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Why the Outrage? “Jewish Power” Party is the New Norm in Israeli Politics

Logo for Otzma Yehudit

Immediately after Israeli Prime Minister Benjamin Netanyahu forged an alliance with the fringe political group, Otzma Yehudit (Jewish Power), a widespread outrage ensued.

The anger did not emanate only from the Center, Left and Arab parties, but from some in the Right as well. Even the pro-Israel lobby in the US, known for its hawkish political views, spoke out against the sinister union.

“The views of Otzma Yehudit”, the American Israeli Public Affairs Committee (AIPAC) tweeted, “are reprehensible. They do not reflect the core values that are the very foundation of the State of Israel.”

But what if they do? And what if “Otzma Yehudit” is but a different political articulation of mainstream Israeli views, reflecting the very “core values” that even AIPAC has been blindly defending since its inception in 1953?

Prior to the alliance between Netanyahu’s right-wing Likud party, Rafi Peretz’s far-right Jewish Home, and Otzma Yehudit, which was struck on February 20, Israel was hardly a liberal democracy that shunned racism and embraced political pluralism. Indeed, it must be understood that the inclusion of Otzma Yehudit in Israel’s mainstream political scene is consistent with the moral corruption of Israeli politics as a whole.

To protest the alliance between Netanyahu and the fanatical leaders of Otzma Yehudit is to suggest that mainstream Israeli politicians don’t represent the very chauvinistic, racist and violent ideals that the extremist party has championed since its formation in 2012.

Otzma Yehudit was resurrected by the followers of Brooklyn-born Rabbi Meir Kahane, who has advocated the ethnic cleansing of Palestinians and has led his followers in many violent incursions against Palestinian Arab communities, in Israel and in the occupied Palestinian territories.

His Kach party, banned in Israel four years after its formation in 1984, was even then not rejected for its “racist policies” as many in the media are now suggesting. The party operated outside the confines of the Israeli government agenda, thus it was forced out, but its violent ideas persisted in the Knesset until this day. If racism against Palestinians was truly a Kach-championed political anomaly, how is one to explain the racist Nation-State law, which defines Israel as a “the nation-state of the Jewish people” – elevating everything Jewish and degrading everything Palestinian?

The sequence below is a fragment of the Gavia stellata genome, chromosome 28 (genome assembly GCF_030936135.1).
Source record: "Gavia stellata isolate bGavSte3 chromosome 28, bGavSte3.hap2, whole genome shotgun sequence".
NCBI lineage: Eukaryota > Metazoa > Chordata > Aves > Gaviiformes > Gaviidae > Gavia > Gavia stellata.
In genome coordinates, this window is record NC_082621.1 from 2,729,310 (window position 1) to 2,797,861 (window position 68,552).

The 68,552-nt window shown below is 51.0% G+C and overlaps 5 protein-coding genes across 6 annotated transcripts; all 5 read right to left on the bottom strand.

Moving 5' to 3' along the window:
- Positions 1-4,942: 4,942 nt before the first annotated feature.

The law is hardly different from Otzma Yehudit’s own constitution, which defines Israel as a “Jewish state in its character, its national symbols and its legal values”, also defining Hebrew as Israel’s “only official language”.

In fact, a careful reading of the party’s constitution and the text of the Nation-State law  reveals astounding similarities. This suggests that since the days of Meir Kahane, it is Israeli society that has drawn closer to the views of Jewish extremists, not the other way around.

Indeed, Kahane was assassinated in 1990, but his ideas lived on, expanding along with Jewish settlements to finally capture mainstream imagination. The outrage against the Netanyahu-Otzma Yehudit alliance is likely motivated by a slight degree of fear that the ugly face of Zionism has been fully exposed to the world.

As for AIPAC, it is clear that no amount of carefully-worded diplomatic language will suffice to explain why the Israeli government is to be populated by members of a party that has been listed as a terrorist organization by the US State Department since 1994.